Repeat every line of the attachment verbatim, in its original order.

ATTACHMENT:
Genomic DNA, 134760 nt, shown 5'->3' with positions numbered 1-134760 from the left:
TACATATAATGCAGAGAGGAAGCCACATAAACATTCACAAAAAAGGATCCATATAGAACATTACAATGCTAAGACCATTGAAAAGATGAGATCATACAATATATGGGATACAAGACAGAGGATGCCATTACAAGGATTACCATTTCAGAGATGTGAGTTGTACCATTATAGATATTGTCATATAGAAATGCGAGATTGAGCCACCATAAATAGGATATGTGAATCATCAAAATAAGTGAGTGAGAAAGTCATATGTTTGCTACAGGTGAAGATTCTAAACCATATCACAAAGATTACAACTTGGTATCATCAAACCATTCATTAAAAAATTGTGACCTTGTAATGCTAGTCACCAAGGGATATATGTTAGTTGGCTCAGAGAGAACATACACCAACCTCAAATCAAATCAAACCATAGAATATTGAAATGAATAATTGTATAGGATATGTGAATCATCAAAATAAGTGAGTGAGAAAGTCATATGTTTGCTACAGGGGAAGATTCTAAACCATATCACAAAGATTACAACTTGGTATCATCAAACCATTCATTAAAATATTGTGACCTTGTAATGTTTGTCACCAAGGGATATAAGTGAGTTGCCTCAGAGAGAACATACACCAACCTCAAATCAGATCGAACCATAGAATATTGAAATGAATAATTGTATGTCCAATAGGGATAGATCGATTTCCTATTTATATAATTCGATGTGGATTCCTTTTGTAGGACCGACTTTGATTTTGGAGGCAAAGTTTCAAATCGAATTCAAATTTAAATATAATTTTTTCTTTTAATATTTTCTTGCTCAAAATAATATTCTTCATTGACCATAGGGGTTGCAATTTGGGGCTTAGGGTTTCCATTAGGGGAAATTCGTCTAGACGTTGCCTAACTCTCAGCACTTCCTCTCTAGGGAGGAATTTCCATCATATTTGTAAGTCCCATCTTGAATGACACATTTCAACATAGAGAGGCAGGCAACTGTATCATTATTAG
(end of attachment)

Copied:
Genomic DNA, 134760 nt, shown 5'->3' with positions numbered 1-134760 from the left:
TACATATAATGCAGAGAGGAAGCCACATAAACATTCACAAAAAAGGATCCATATAGAACATTACAATGCTAAGACCATTGAAAAGATGAGATCATACAATATATGGGATACAAGACAGAGGATGCCATTACAAGGATTACCATTTCAGAGATGTGAGTTGTACCATTATAGATATTGTCATATAGAAATGCGAGATTGAGCCACCATAAATAGGATATGTGAATCATCAAAATAAGTGAGTGAGAAAGTCATATGTTTGCTACAGGTGAAGATTCTAAACCATATCACAAAGATTACAACTTGGTATCATCAAACCATTCATTAAAAAATTGTGACCTTGTAATGCTAGTCACCAAGGGATATATGTTAGTTGGCTCAGAGAGAACATACACCAACCTCAAATCAAATCAAACCATAGAATATTGAAATGAATAATTGTATAGGATATGTGAATCATCAAAATAAGTGAGTGAGAAAGTCATATGTTTGCTACAGGGGAAGATTCTAAACCATATCACAAAGATTACAACTTGGTATCATCAAACCATTCATTAAAATATTGTGACCTTGTAATGTTTGTCACCAAGGGATATAAGTGAGTTGCCTCAGAGAGAACATACACCAACCTCAAATCAGATCGAACCATAGAATATTGAAATGAATAATTGTATGTCCAATAGGGATAGATCGATTTCCTATTTATATAATTCGATGTGGATTCCTTTTGTAGGACCGACTTTGATTTTGGAGGCAAAGTTTCAAATCGAATTCAAATTTAAATATAATTTTTTCTTTTAATATTTTCTTGCTCAAAATAATATTCTTCATTGACCATAGGGGTTGCAATTTGGGGCTTAGGGTTTCCATTAGGGGAAATTCGTCTAGACGTTGCCTAACTCTCAGCACTTCCTCTCTAGGGAGGAATTTCCATCATATTTGTAAGTCCCATCTTGAATGACACATTTCAACATAGAGAGGCAGGCAACTGTATCATTATTAG